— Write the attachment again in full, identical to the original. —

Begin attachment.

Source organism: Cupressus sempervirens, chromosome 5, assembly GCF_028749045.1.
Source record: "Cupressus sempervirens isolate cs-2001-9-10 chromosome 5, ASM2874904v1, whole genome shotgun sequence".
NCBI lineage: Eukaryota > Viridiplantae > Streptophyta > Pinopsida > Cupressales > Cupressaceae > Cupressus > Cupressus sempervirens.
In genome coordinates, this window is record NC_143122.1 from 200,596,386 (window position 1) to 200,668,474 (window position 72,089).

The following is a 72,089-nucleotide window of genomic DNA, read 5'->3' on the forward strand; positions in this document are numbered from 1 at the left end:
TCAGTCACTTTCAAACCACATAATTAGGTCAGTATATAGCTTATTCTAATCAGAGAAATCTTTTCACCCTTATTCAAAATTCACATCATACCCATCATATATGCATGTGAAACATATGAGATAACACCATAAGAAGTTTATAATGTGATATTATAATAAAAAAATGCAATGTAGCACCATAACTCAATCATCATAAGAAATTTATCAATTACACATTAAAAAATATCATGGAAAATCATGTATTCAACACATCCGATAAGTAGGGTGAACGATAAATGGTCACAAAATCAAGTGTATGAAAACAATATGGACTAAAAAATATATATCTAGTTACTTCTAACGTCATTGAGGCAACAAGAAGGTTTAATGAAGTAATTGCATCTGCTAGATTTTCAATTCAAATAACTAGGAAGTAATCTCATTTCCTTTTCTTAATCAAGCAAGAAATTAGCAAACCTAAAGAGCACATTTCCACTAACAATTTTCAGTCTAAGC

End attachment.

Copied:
Source organism: Cupressus sempervirens, chromosome 5, assembly GCF_028749045.1.
Source record: "Cupressus sempervirens isolate cs-2001-9-10 chromosome 5, ASM2874904v1, whole genome shotgun sequence".
NCBI lineage: Eukaryota > Viridiplantae > Streptophyta > Pinopsida > Cupressales > Cupressaceae > Cupressus > Cupressus sempervirens.
In genome coordinates, this window is record NC_143122.1 from 200,596,386 (window position 1) to 200,668,474 (window position 72,089).

The following is a 72,089-nucleotide window of genomic DNA, read 5'->3' on the forward strand; positions in this document are numbered from 1 at the left end:
TCAGTCACTTTCAAACCACATAATTAGGTCAGTATATAGCTTATTCTAATCAGAGAAATCTTTTCACCCTTATTCAAAATTCACATCATACCCATCATATATGCATGTGAAACATATGAGATAACACCATAAGAAGTTTATAATGTGATATTATAATAAAAAAATGCAATGTAGCACCATAACTCAATCATCATAAGAAATTTATCAATTACACATTAAAAAATATCATGGAAAATCATGTATTCAACACATCCGATAAGTAGGGTGAACGATAAATGGTCACAAAATCAAGTGTATGAAAACAATATGGACTAAAAAATATATATCTAGTTACTTCTAACGTCATTGAGGCAACAAGAAGGTTTAATGAAGTAATTGCATCTGCTAGATTTTCAATTCAAATAACTAGGAAGTAATCTCATTTCCTTTTCTTAATCAAGCAAGAAATTAGCAAACCTAAAGAGCACATTTCCACTAACAATTTTCAGTCTAAGC